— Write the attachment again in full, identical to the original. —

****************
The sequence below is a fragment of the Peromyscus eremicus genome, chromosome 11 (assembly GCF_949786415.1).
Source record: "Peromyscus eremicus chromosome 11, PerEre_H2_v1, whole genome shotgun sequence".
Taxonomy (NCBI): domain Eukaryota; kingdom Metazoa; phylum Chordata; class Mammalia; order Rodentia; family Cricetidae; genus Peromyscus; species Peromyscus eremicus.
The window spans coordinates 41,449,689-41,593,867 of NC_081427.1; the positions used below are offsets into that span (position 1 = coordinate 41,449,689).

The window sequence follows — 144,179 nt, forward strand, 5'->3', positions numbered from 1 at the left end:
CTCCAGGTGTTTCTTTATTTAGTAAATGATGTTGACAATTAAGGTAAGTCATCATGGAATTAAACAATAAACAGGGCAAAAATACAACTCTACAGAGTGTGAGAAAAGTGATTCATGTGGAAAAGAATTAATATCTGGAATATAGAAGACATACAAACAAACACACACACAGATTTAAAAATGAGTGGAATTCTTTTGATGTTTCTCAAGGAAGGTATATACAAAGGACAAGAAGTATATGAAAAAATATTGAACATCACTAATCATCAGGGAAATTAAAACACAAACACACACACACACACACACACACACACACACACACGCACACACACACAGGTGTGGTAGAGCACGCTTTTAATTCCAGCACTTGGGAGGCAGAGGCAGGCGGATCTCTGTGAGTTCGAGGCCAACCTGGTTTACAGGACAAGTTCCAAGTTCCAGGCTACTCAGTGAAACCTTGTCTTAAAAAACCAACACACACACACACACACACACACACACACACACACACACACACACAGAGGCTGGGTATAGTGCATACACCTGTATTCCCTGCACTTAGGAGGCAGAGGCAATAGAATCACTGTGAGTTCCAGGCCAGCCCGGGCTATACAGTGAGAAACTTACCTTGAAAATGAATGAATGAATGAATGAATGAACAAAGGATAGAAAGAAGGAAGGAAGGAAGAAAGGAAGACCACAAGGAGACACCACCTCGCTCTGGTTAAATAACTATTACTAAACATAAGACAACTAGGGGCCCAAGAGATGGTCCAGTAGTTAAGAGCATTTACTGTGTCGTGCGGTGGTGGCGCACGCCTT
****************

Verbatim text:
The sequence below is a fragment of the Peromyscus eremicus genome, chromosome 11 (assembly GCF_949786415.1).
Source record: "Peromyscus eremicus chromosome 11, PerEre_H2_v1, whole genome shotgun sequence".
Taxonomy (NCBI): domain Eukaryota; kingdom Metazoa; phylum Chordata; class Mammalia; order Rodentia; family Cricetidae; genus Peromyscus; species Peromyscus eremicus.
The window spans coordinates 41,449,689-41,593,867 of NC_081427.1; the positions used below are offsets into that span (position 1 = coordinate 41,449,689).

The window sequence follows — 144,179 nt, forward strand, 5'->3', positions numbered from 1 at the left end:
CTCCAGGTGTTTCTTTATTTAGTAAATGATGTTGACAATTAAGGTAAGTCATCATGGAATTAAACAATAAACAGGGCAAAAATACAACTCTACAGAGTGTGAGAAAAGTGATTCATGTGGAAAAGAATTAATATCTGGAATATAGAAGACATACAAACAAACACACACACAGATTTAAAAATGAGTGGAATTCTTTTGATGTTTCTCAAGGAAGGTATATACAAAGGACAAGAAGTATATGAAAAAATATTGAACATCACTAATCATCAGGGAAATTAAAACACAAACACACACACACACACACACACACACACACACACACGCACACACACACAGGTGTGGTAGAGCACGCTTTTAATTCCAGCACTTGGGAGGCAGAGGCAGGCGGATCTCTGTGAGTTCGAGGCCAACCTGGTTTACAGGACAAGTTCCAAGTTCCAGGCTACTCAGTGAAACCTTGTCTTAAAAAACCAACACACACACACACACACACACACACACACACACACACACACACACAGAGGCTGGGTATAGTGCATACACCTGTATTCCCTGCACTTAGGAGGCAGAGGCAATAGAATCACTGTGAGTTCCAGGCCAGCCCGGGCTATACAGTGAGAAACTTACCTTGAAAATGAATGAATGAATGAATGAATGAACAAAGGATAGAAAGAAGGAAGGAAGGAAGAAAGGAAGACCACAAGGAGACACCACCTCGCTCTGGTTAAATAACTATTACTAAACATAAGACAACTAGGGGCCCAAGAGATGGTCCAGTAGTTAAGAGCATTTACTGTGTCGTGCGGTGGTGGCGCACGCCTT